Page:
Human Capitalism: How Economic Growth Has Made Us Smarter-- and More Unequal

Human Capitalism: How Economic Growth Has Made Us Smarter-- and More Unequal

Human Capitalism: How Economic Growth Has Made Us Smarter-- and More Unequal

Human Capitalism: How Economic Growth Has Made Us Smarter-- and More Unequal

Excerpt

[Things were so much simpler back then …]

If you've reached a certain age—your forties? thirties? twenties?—you've doubtless uttered this familiar, plaintive refrain at some point or another.

And you were right. Because the fact is—and it's an extremely important fact—our world is getting more and more complicated all the time.

There are many reasons, but economic growth is the biggest. Growth means a more far-flung, more intricate, more highly specialized division of labor. It means continued additions to the immense accumulation of knowledge and know-how dispersed throughout society. And it means proliferating choices along virtually every dimension of human existence. Put all that together and you get one of the defining characteristics of contemporary America: its overwhelming, incomprehensible complexity.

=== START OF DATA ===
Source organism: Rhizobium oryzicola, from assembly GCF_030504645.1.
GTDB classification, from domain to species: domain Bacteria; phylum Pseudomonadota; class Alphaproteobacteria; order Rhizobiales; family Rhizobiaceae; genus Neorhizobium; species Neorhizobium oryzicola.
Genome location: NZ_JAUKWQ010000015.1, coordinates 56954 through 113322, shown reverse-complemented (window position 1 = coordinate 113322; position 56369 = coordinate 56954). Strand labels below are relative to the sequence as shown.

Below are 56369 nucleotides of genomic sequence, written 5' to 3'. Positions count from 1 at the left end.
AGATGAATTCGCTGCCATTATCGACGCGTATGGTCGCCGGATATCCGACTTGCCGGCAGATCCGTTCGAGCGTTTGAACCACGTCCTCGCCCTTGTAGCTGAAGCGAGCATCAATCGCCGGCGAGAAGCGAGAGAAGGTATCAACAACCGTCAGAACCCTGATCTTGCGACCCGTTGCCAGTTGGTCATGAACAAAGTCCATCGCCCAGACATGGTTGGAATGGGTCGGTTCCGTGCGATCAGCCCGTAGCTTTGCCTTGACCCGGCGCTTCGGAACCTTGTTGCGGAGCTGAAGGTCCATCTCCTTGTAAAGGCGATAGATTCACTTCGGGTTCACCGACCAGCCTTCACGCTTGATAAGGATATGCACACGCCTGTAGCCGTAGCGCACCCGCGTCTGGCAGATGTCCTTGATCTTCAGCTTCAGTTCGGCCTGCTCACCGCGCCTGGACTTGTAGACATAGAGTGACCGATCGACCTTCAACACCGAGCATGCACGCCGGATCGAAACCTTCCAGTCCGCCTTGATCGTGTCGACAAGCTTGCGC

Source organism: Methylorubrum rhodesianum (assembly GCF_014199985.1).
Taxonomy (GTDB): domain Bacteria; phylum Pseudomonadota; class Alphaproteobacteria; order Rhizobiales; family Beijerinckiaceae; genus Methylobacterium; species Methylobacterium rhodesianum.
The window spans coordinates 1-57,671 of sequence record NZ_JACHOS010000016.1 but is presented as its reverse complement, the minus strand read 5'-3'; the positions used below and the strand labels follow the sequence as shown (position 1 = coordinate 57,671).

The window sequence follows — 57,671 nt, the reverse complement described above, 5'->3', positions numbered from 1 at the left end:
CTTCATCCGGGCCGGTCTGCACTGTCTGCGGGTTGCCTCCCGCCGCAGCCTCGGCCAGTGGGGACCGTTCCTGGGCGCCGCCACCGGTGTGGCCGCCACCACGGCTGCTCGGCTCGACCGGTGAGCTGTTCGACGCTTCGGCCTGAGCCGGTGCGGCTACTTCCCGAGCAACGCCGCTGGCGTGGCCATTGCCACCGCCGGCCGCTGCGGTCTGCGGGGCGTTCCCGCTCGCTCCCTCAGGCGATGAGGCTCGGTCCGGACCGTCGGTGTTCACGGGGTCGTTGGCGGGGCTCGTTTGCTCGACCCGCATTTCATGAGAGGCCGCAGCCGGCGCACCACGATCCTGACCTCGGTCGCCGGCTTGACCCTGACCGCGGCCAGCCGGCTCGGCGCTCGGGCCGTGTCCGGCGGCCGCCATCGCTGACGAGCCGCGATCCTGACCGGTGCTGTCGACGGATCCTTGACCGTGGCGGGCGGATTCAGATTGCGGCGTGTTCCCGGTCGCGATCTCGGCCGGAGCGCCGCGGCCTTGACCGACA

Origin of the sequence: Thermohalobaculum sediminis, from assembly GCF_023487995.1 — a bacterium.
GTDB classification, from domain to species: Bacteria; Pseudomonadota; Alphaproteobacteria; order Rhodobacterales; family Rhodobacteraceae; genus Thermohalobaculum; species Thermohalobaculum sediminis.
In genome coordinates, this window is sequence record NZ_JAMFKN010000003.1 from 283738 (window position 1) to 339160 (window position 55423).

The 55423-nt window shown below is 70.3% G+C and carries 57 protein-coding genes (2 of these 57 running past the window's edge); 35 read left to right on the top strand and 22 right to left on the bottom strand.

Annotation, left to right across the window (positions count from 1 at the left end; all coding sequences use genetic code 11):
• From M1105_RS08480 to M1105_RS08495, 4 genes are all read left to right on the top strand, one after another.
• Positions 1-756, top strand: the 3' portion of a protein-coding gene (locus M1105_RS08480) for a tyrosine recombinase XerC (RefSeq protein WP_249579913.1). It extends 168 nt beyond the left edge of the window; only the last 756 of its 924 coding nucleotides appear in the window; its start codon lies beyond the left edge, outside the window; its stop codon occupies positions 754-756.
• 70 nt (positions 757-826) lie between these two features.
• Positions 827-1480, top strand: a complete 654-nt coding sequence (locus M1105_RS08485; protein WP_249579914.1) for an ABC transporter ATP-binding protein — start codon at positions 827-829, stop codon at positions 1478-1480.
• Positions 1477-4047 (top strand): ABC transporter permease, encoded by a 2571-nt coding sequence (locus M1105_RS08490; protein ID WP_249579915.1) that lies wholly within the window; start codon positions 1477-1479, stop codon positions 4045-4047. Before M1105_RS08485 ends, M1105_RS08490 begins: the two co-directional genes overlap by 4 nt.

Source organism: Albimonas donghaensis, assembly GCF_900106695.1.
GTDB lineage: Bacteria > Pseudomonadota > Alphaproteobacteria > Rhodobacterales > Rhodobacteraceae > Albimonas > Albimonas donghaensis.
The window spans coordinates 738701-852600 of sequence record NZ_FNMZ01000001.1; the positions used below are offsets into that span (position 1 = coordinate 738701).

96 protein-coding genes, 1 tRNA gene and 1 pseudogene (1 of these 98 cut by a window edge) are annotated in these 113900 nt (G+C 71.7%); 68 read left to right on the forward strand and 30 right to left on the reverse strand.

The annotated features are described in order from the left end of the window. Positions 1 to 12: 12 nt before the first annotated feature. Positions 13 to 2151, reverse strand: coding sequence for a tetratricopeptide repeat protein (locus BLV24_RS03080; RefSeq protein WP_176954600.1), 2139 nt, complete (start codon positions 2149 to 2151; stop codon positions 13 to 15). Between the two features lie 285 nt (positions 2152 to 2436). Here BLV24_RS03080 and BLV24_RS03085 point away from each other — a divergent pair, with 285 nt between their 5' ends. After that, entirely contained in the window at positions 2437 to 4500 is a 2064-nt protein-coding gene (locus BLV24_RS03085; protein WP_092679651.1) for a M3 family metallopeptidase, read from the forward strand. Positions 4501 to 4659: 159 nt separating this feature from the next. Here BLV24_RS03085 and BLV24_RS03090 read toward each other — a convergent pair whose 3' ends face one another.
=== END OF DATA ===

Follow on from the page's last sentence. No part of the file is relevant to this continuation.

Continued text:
Of course, as society grows more complex, many particular aspects of life are dramatically simplified. Recall Alfred North Whitehead's observation, [Civilization advances by extending the number of important operations which we can perform without thinking of them.] To take just one example, finding one's way in a car used to involve poring over maps, asking for directions when lost, and so on, whereas now GPS technology allows us to type in an address and then just do as we're told. Yet life overall has grown more complex in two important ways. First, as I will describe later, work generally involves much more complex tasks than it once did. And second, life now presents us with far more choices than

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